But up at the front, talking of never putting a wheel wrong, Toseland rode an absolute text book race to secure his second win of the season. He was under constant pressure from both Haga and Bayliss, neither of whom were about to offer any quarter, but despite having to ride fairly defensively Toseland maintained sufficient pace to tow the group away from the pursuing Kagayama and continue to extend a gap. That's pretty impressive.

Jonesy rode well to get a points scoring finish. Hopefully we'll see more of him next year...So the show really isn't over until the fat lady sings. And she's not started yet. Bayliss only needs nine points at Imola to tie the title up, but it would be an unwise person indeed to take it as a foregone conclusion. Haga is now six points ahead of Toseland but doesn't have the best record at Imola. Or Magny Cours. So we could still easily see Toseland lift the runner up spot, as well as technically being able to take the title if Bayliss scores no points. Either way, it makes the last two races interesting. As an aside, by the way, Toseland and Bayliss are both confirmed as staying where they are for the next year at least. There are continued rumours of Max Biaggi coming to SBK and next year looks as though it may be even better than this one has been...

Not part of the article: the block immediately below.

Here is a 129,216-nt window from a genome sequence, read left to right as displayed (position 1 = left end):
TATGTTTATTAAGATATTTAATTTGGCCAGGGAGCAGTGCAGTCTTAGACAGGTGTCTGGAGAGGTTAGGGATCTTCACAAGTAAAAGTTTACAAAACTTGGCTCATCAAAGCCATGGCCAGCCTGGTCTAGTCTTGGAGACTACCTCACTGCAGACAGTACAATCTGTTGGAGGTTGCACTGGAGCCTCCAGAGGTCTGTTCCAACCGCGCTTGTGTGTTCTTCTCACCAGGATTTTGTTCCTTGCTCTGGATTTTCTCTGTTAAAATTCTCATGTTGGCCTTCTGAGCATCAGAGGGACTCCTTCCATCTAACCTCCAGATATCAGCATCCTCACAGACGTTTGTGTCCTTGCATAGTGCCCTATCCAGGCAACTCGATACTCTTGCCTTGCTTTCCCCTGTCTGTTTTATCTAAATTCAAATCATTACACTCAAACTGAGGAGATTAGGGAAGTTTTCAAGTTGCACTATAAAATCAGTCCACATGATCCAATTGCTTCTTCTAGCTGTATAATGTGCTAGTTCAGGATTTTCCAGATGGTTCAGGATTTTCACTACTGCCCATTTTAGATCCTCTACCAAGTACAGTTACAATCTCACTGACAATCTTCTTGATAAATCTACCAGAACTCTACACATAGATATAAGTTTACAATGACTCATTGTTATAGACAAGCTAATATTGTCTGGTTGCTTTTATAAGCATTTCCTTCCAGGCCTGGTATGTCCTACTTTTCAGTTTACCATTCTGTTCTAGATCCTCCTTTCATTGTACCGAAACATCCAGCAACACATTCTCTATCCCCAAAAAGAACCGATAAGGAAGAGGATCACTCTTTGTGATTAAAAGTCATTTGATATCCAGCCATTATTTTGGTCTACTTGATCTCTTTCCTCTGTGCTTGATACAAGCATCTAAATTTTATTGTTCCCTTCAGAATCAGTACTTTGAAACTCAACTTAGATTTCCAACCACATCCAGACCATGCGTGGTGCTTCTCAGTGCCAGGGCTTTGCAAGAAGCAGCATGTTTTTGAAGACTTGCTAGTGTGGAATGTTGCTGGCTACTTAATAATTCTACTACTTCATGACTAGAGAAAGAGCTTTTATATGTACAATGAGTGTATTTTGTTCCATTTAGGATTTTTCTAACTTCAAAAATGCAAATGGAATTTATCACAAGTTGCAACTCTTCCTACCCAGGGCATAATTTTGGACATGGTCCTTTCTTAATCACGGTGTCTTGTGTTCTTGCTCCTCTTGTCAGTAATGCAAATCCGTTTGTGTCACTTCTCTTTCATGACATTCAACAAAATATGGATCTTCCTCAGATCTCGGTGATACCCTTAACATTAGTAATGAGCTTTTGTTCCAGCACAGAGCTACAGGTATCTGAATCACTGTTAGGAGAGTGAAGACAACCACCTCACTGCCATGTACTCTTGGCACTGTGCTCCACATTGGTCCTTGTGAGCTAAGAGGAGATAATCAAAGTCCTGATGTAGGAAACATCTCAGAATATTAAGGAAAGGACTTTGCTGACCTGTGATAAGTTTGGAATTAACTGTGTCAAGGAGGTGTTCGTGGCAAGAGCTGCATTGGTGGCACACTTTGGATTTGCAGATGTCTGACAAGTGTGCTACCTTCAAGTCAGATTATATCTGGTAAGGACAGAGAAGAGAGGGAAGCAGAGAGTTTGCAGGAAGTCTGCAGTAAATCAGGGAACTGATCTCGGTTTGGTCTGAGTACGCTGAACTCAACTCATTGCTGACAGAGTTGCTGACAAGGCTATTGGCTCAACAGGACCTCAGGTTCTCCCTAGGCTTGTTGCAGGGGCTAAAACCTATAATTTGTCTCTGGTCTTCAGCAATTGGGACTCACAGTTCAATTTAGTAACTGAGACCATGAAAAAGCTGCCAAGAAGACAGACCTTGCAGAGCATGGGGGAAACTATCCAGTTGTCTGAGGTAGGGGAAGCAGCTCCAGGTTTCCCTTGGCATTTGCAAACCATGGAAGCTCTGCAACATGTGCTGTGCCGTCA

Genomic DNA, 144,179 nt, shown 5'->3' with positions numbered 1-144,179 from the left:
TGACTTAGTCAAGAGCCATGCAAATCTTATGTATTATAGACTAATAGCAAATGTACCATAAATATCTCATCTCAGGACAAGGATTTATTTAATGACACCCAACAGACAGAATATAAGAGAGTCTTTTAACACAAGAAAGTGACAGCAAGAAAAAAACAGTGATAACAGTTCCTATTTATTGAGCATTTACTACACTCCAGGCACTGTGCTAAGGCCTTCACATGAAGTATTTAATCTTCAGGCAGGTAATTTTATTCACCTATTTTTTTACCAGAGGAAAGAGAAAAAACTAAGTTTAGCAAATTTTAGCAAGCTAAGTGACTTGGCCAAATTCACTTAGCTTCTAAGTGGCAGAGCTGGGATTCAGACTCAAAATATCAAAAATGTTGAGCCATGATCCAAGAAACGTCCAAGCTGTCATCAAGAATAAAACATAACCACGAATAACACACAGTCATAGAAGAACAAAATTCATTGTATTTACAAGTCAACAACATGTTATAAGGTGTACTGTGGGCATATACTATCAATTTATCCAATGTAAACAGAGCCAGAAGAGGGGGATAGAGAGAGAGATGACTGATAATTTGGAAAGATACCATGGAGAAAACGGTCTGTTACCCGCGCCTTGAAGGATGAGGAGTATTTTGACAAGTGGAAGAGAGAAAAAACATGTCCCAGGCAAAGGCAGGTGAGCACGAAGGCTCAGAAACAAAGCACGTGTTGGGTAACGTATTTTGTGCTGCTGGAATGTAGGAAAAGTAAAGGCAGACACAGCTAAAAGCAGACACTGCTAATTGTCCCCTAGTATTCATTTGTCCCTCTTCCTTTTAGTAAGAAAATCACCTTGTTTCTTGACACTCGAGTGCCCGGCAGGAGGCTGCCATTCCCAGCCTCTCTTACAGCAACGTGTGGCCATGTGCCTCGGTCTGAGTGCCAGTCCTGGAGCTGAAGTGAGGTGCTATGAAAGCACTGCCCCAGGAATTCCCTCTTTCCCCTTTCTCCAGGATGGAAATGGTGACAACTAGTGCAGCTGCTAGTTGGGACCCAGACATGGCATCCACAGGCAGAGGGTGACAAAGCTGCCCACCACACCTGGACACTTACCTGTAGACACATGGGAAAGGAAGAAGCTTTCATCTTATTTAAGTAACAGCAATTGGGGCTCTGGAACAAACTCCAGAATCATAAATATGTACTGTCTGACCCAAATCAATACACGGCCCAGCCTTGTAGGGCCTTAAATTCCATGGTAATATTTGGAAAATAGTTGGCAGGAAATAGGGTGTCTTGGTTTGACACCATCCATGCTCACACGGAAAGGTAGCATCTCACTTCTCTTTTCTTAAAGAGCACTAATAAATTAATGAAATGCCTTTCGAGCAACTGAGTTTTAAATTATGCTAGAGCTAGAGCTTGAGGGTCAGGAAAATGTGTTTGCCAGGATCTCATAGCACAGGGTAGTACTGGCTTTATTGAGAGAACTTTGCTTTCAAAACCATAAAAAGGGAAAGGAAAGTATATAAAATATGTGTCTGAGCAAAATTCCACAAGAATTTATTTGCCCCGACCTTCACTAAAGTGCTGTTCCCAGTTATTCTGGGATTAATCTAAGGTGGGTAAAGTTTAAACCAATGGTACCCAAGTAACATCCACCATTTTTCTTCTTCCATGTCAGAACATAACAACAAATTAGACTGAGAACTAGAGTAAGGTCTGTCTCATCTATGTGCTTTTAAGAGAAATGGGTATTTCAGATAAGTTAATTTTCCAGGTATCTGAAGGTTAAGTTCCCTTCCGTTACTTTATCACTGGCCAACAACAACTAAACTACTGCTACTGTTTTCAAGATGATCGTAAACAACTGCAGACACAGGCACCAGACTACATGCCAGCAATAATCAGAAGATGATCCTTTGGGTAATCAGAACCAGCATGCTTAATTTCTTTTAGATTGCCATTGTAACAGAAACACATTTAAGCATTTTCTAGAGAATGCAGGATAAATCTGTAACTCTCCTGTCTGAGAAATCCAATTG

Next Race at Imola on 1st October. See you there!


Race One

It's the Troy and Yuki show! 1 Yukio Kagayama (Suzuki)
2 Noriuki Haga (Yamaha)
3 Troy Corser (Suzuki)
4 Andrew Pitt (Yamaha)
5 Alex Barros (Honda)
6 Karl Muggeridge (Honda)
7 Troy Bayliss (Ducati)
8 Lorenzo Lanzi (Ducati)
9 James Toseland (Honda)
10 Fonsi Nieto (Kawasaki)

Race Two

1 James Toseland (Honda)
2 Noriuki Haga (Yamaha)
3 Troy Bayliss (Ducati)
4 Yukio Kagayama (Suzuki)
5 Karl Muggeridge (Honda)
6 Lorenzo Lanzi (Ducati)
7 Fonsi Nieto (Kawasaki)
8 Michel Fabrizio (Honda)
9 Ruben Xaus (Ducati)
10 Chris Walker (Kawasaki)

Championship Standing after ten rounds:

1 Troy Bayliss 357
2 Nori Haga 270
3 James Toseland 264
4 Troy Corser 211
5 Andrew Pitt 210
6 Alex Barros 186
7 Yukio Kagayama 177
8 Chris Walker 134
9 Lorenzo Lanzi 133
10 Fonsi Nieto 127